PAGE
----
Erica Borghard is a senior fellow with the New American Engagement Initiative at the Scowcroft Center for Strategy and Security in the Atlantic Council, which aims to critically examine the core assumptions of American grand strategy and propose fresh, innovative ideas for US foreign policy. Her own work addresses US grand strategy, with a particular focus on the strategic implications of cyberspace and emerging technologies; public-private partnerships and resilience; and covert action and proxy warfare.

Borghard continues to serve as a senior director on the US Cyberspace Solarium Commission, a Congressional commission established to develop a comprehensive national strategy to defend the United States in cyberspace. Previously, she was an Assistant Professor in the Army Cyber Institute at the United States Military Academy at West Point. Prior to that, Borghard was a Council on Foreign Relations International Affairs Fellow, with placement at JPMorgan Chase and US Cyber Command. She also served as an Assistant Professor and Executive Director of the Rupert H. Johnson Grand Strategy Program in the Department of Social Sciences at West Point.

She has published on topics ranging from grand strategy, cyber strategy and policy, coercion and military intervention, and international crisis bargaining. Her academic work has appeared in numerous journals, including American Political Science Review, Security Studies, Strategic Studies Quarterly, Orbis, The Cyber Defense Review, and Survival. Erica has also published opinion pieces in outlets such as WIRED, The Washington Post, Lawfare, War on the Rocks, the Council on Foreign Relations, and The National Interest. Borghard’s co-edited book volume, US National Security Reform: Reassessing the National Security Act of 1947, explores the evolution of American grand strategy and offers policy recommendations for the contemporary environment. Her co-authored book, Escalation Dynamics in Cyberspace, forthcoming in 2021 with the Bridging the Gap series at Oxford University Press, presents a novel theory of escalation and signaling in cyberspace. She is also currently editing a book volume on the research behind the Cyberspace Solarium Commission’s work, as well as writing her forthcoming book on proxy warfare.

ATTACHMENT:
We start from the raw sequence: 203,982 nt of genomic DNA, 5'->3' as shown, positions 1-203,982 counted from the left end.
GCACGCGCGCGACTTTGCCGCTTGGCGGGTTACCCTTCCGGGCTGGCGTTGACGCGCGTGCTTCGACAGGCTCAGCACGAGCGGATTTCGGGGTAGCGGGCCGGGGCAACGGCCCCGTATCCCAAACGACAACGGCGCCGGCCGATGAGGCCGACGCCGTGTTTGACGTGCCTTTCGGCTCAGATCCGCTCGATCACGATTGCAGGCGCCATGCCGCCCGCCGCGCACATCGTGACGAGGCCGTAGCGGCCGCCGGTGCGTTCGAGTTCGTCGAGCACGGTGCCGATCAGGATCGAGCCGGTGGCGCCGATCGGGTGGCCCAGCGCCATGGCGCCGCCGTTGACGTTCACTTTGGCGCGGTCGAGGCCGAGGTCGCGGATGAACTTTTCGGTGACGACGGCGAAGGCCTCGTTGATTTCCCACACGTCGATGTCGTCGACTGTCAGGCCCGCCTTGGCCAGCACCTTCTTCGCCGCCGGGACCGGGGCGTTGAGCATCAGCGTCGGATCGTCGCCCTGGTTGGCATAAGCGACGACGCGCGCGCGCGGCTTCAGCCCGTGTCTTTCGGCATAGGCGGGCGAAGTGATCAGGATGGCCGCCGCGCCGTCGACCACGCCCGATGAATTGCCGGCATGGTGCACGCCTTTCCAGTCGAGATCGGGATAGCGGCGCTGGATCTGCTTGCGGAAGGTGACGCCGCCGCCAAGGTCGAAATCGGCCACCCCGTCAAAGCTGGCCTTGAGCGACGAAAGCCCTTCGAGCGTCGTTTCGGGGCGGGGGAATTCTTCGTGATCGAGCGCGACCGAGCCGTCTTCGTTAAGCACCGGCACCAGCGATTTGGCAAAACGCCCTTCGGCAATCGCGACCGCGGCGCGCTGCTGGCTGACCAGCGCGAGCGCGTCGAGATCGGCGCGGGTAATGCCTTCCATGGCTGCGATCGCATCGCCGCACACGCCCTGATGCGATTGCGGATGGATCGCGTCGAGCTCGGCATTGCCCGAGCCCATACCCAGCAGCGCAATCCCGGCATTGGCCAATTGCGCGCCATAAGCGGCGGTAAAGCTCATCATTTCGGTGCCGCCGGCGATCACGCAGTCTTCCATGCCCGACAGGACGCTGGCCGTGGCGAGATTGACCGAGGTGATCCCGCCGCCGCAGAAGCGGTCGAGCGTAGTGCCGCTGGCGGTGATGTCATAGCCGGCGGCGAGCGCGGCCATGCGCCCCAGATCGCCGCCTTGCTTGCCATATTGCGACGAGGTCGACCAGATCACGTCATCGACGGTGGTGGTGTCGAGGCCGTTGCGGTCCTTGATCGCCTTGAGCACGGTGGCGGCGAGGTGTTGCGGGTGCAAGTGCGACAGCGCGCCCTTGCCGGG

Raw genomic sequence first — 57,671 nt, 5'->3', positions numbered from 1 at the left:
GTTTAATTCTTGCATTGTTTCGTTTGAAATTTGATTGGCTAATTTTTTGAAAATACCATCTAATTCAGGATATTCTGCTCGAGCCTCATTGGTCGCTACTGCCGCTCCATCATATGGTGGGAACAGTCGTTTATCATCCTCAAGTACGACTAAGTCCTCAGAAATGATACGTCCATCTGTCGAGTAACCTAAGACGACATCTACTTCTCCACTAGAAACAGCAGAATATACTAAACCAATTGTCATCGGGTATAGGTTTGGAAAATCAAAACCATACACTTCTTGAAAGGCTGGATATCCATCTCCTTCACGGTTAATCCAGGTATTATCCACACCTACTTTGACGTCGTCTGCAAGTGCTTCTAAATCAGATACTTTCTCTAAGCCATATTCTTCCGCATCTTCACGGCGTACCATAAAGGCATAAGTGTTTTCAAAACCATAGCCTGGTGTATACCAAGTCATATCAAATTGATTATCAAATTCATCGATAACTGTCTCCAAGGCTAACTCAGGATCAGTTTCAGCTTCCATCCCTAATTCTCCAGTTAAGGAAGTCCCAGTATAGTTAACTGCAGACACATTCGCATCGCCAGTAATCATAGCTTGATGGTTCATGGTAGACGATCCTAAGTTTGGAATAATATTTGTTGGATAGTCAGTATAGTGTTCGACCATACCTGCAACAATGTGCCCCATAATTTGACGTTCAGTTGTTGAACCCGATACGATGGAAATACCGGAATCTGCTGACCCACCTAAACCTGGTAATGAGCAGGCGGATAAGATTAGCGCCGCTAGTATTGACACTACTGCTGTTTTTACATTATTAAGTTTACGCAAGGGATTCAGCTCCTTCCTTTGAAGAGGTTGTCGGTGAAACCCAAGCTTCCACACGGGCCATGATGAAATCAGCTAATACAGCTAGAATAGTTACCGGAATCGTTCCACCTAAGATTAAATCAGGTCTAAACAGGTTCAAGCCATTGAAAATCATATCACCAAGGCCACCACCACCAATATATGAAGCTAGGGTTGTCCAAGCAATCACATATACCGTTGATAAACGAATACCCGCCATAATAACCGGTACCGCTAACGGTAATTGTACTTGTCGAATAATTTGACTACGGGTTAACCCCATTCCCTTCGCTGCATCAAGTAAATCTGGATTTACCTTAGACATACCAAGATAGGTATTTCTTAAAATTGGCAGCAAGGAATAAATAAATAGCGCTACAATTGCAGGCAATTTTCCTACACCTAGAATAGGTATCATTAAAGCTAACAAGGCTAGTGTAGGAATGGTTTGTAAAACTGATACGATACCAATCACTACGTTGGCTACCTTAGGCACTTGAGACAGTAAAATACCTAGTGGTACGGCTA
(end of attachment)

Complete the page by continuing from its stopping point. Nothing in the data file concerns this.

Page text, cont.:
Borghard received her PhD in Political Science from Columbia University. She is a term member at the Council on Foreign Relations and an adjunct research fellow at the Saltzman Institute of War and Peace Studies at Columbia University. Borghard also serves on the Board of Directors of the Cyber Conflict Studies Association, and is a member of the New York Cyber Task Force.

Book Chapters

Erica Borghard and James Mulvenon, “Strategic Implications of Cyber Conflict,” in Cyber Conflict: The State of the Field, eds. Jason Healey and Karl Grindal (Vienna, VA: Cyber Conflict Studies Association, 2018).

Journal Articles

Shawn W. Lonergan and Erica Borghard, “The Logic of Coercion in Cyberspace,” Security Studies 26, no. 3 (2017): 452-481.
Shawn W. Lonergan and Erica Borghard, “Can Status Calculate the Risks of Using Cyber Proxies?” Orbis 60, no. 3 (2016): 395-416.
Mira Rapp-Hooper and Erica Borghard, “Hizbullah and the Iranian Nuclear Programme,” Survival: Global Politics and Strategy 55, no. 4 (2013): 85-106.
Costantino Pischedda and Erica Borghard, “Allies and Airpower in Libya,” Parameters 64 (2012): 63-74.
Jack Snyder and Erica Borghard, “The Cost of Empty Threats: A Penny, Not a Pound,” American Political Science Review 105, no. 3 (2011).
Jack Snyder and Erica Borghard, “The Cost of Empty Threats: A Penny, Not a Pound,” The American Political Science Review 105, no. 3  (2011).

Other Articles

“Russia’s Hack Wasn’t Cyberwar. That Complicates US Strategy,” Wired, 17 December 2020.

“Russia’s Hack Wasn’t Cyberwar. That Complicates US Strategy,” Wired, 17 December 2020.
“Want to Tell Russia to Stop Hacking U.S. Systems? Here’s What Works – and What Doesn’t,” Washington Post, 16 March 2021.